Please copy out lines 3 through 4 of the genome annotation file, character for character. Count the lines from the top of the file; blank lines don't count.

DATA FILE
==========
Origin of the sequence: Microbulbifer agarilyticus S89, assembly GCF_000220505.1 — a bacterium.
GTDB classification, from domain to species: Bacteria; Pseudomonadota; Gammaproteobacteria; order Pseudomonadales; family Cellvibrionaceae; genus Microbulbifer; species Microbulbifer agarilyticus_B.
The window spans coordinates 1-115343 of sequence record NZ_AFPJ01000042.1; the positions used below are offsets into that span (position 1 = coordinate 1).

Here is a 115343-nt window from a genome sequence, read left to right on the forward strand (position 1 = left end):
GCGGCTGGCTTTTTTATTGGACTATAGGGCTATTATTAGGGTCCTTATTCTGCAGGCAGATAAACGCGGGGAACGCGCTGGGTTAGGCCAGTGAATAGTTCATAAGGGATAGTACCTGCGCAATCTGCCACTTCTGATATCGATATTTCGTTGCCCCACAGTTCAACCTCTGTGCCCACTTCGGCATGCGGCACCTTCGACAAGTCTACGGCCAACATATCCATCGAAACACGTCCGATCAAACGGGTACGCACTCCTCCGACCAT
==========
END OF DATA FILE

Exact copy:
The window spans coordinates 1-115343 of sequence record NZ_AFPJ01000042.1; the positions used below are offsets into that span (position 1 = coordinate 1).

Here is a 115343-nt window from a genome sequence, read left to right on the forward strand (position 1 = left end):